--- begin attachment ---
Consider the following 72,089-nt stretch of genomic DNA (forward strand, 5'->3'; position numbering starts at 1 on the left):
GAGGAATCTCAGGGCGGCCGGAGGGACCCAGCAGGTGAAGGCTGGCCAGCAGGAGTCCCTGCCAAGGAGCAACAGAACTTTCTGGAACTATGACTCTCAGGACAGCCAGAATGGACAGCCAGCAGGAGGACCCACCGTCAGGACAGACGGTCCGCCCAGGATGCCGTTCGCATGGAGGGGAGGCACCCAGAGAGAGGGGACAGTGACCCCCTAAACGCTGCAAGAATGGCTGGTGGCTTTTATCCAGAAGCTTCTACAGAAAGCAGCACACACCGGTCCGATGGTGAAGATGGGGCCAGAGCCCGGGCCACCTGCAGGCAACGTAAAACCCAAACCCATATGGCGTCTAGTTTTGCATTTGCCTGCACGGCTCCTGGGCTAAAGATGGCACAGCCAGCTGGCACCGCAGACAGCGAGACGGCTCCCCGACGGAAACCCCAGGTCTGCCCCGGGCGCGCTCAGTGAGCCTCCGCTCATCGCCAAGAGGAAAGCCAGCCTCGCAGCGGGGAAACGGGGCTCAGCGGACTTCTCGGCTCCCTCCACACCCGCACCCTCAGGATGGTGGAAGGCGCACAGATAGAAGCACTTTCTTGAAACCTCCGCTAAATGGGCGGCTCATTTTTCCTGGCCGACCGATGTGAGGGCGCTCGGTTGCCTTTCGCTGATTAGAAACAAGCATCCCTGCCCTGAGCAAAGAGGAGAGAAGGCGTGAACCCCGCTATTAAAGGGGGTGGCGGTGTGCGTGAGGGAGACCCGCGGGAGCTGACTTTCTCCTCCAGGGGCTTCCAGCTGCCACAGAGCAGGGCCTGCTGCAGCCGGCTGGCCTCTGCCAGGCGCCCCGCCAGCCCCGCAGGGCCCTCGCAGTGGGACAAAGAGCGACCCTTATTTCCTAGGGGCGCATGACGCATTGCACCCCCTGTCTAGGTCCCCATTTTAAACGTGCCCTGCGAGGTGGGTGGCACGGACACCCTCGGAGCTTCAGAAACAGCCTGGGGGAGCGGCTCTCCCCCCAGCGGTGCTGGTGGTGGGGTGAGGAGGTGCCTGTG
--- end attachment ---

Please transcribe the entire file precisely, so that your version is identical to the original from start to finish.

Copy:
Consider the following 72,089-nt stretch of genomic DNA (forward strand, 5'->3'; position numbering starts at 1 on the left):
GAGGAATCTCAGGGCGGCCGGAGGGACCCAGCAGGTGAAGGCTGGCCAGCAGGAGTCCCTGCCAAGGAGCAACAGAACTTTCTGGAACTATGACTCTCAGGACAGCCAGAATGGACAGCCAGCAGGAGGACCCACCGTCAGGACAGACGGTCCGCCCAGGATGCCGTTCGCATGGAGGGGAGGCACCCAGAGAGAGGGGACAGTGACCCCCTAAACGCTGCAAGAATGGCTGGTGGCTTTTATCCAGAAGCTTCTACAGAAAGCAGCACACACCGGTCCGATGGTGAAGATGGGGCCAGAGCCCGGGCCACCTGCAGGCAACGTAAAACCCAAACCCATATGGCGTCTAGTTTTGCATTTGCCTGCACGGCTCCTGGGCTAAAGATGGCACAGCCAGCTGGCACCGCAGACAGCGAGACGGCTCCCCGACGGAAACCCCAGGTCTGCCCCGGGCGCGCTCAGTGAGCCTCCGCTCATCGCCAAGAGGAAAGCCAGCCTCGCAGCGGGGAAACGGGGCTCAGCGGACTTCTCGGCTCCCTCCACACCCGCACCCTCAGGATGGTGGAAGGCGCACAGATAGAAGCACTTTCTTGAAACCTCCGCTAAATGGGCGGCTCATTTTTCCTGGCCGACCGATGTGAGGGCGCTCGGTTGCCTTTCGCTGATTAGAAACAAGCATCCCTGCCCTGAGCAAAGAGGAGAGAAGGCGTGAACCCCGCTATTAAAGGGGGTGGCGGTGTGCGTGAGGGAGACCCGCGGGAGCTGACTTTCTCCTCCAGGGGCTTCCAGCTGCCACAGAGCAGGGCCTGCTGCAGCCGGCTGGCCTCTGCCAGGCGCCCCGCCAGCCCCGCAGGGCCCTCGCAGTGGGACAAAGAGCGACCCTTATTTCCTAGGGGCGCATGACGCATTGCACCCCCTGTCTAGGTCCCCATTTTAAACGTGCCCTGCGAGGTGGGTGGCACGGACACCCTCGGAGCTTCAGAAACAGCCTGGGGGAGCGGCTCTCCCCCCAGCGGTGCTGGTGGTGGGGTGAGGAGGTGCCTGTG